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Old 01-08-2015, 07:59 PM   #1
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Join Date: Jan 2015
Location: Los Angeles
Posts: 2
Year: 1993
Coachwork: Thomas
Chassis: B700
Engine: Ford 6.6L
Lucas - Girling Drum Brake leak 1993 Ford B700

Okay, I need help. In August I replaced the passenger side rear drum and brake on our bus. It cost me $2000 in parts & labor, but our bus was safe. We drove it 1000 miles and parked it for a month. I just noticed that the driver side rear drum is now leaking....great.

I have to take it in for service, but my questions are:

1) It is my understanding that I have two separate braking systems for the front and rear. Even though the rear is leaking, will my front brakes still operate normally and safely?

2) Can I drive this thing 30 miles to a shop with just front brakes and the electric motor?

The reason I ask is because it's $1200 for a tow.

Thank you for any advice.
BrazilianFord1993 is offline   Reply With Quote
Old 01-09-2015, 12:44 PM   #2
Bus Crazy
Join Date: Jul 2011
Location: Winlcok, WA
Posts: 2,195
The front and rear are separate systems so operating with one side down is not recommended but is doable for short distances with low speeds.
cowlitzcoach is offline   Reply With Quote
Old 04-28-2016, 04:31 PM   #3
Join Date: Aug 2015
Posts: 29
I have the same problem... Could you plug the break line on the bad side and drive (slowly ofc) to a mechanic?
CStanley is offline   Reply With Quote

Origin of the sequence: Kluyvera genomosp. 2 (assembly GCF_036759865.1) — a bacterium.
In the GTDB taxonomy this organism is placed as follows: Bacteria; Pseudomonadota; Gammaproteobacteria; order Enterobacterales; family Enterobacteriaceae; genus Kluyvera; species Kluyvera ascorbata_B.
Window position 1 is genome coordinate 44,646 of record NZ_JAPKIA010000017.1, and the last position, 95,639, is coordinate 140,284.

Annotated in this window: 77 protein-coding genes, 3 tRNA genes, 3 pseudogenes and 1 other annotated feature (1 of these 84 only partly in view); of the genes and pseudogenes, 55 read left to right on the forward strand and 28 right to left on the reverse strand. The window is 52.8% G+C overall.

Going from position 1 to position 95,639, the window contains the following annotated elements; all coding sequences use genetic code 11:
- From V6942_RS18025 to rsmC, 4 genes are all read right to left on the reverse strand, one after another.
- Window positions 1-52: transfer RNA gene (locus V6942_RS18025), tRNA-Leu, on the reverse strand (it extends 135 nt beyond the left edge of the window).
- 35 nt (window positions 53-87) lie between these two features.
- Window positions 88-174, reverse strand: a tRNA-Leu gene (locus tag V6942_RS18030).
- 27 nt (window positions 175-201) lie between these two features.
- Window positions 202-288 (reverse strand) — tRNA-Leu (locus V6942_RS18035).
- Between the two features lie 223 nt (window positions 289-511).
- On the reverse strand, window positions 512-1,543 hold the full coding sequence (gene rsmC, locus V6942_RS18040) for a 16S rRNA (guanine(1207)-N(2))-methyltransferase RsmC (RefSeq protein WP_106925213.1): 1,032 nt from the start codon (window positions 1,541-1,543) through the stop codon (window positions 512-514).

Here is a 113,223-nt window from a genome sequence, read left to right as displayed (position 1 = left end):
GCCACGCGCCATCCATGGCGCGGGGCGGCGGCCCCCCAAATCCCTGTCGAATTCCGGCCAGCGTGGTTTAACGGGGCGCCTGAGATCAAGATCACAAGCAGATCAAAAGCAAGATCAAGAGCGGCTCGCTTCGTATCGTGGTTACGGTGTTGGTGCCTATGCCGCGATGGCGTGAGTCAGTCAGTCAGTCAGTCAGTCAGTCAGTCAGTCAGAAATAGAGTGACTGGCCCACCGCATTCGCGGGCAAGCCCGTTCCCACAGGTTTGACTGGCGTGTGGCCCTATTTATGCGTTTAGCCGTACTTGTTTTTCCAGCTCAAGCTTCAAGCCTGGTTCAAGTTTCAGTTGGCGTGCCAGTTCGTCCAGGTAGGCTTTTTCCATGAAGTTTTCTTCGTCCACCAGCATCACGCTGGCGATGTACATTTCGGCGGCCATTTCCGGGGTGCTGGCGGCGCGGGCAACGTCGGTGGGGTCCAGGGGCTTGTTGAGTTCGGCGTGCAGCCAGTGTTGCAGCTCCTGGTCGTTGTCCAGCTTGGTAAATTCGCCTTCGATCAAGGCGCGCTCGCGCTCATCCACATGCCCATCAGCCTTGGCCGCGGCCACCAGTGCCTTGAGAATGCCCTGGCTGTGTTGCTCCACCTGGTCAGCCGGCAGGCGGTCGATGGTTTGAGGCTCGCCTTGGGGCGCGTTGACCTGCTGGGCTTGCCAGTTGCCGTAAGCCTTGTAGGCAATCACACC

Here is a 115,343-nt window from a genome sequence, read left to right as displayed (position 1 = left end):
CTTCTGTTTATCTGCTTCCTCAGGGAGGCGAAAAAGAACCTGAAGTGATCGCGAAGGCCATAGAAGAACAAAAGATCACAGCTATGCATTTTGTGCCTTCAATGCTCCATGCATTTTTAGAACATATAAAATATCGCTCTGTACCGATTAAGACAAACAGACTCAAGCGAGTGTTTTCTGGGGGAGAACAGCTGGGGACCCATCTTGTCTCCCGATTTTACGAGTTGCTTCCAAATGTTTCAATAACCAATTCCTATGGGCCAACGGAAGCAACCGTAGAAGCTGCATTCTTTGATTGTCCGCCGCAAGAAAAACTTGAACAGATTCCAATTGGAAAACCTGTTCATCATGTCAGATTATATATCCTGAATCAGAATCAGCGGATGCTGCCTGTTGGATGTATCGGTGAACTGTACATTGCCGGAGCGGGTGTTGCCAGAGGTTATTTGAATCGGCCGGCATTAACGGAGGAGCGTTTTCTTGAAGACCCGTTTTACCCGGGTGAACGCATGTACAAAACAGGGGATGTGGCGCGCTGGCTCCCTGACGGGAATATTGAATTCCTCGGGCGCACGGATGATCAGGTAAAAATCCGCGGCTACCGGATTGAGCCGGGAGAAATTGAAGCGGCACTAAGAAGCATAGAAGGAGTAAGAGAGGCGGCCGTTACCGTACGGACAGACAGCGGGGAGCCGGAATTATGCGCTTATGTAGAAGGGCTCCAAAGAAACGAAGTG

Old 04-28-2016, 05:51 PM   #4
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Join Date: Feb 2015
Location: North carolina
Posts: 651
Year: 1986
Coachwork: Thomas
Chassis: Ford
Engine: Detroit 8.2
Rated Cap: 60 bodies
If it is just now noticeable then you can top off the fluid and take it easy going to a mechanic if your reservoir is less than 1/2 full because of it sitting then it is a big problem.
As mentioned there are solutions that you could do to get you to a repair shop but for safety wise are not recommended.
If it is just one brake caliper leaking then go get a flared plug that fits that size line, plug it fill your brake fluid reservoir up to its line and drive carefully strait to the closest mechanic.
On a brake system the front brakes do most of the work because you are in forward motion most of the time and at higher speeds than in reverse.
The back brakes are important and do at least 40% of the work.
When I do brakes at a minimum you should replace both fronts at the same and both backs at the same time. Not side verses side and the best practice is all 4 at the same time.
I know money decides what gets done? But run a bus into through a busy intersection because your brakes mucked up???
It will cost you,your insurance company and eventually every skoolie conversion trying to get insurance?
It's already happening.
If you have tools and are willing/able/capable we might be able to help you change them yourself? Will need specific pics for specific question's and in the end you can say I did that myself!
But if it messes up you have no one else to blame.
Over my Years there are so many times that I have screwed up. But I learned from my screw ups. Hands on is the only way for me.
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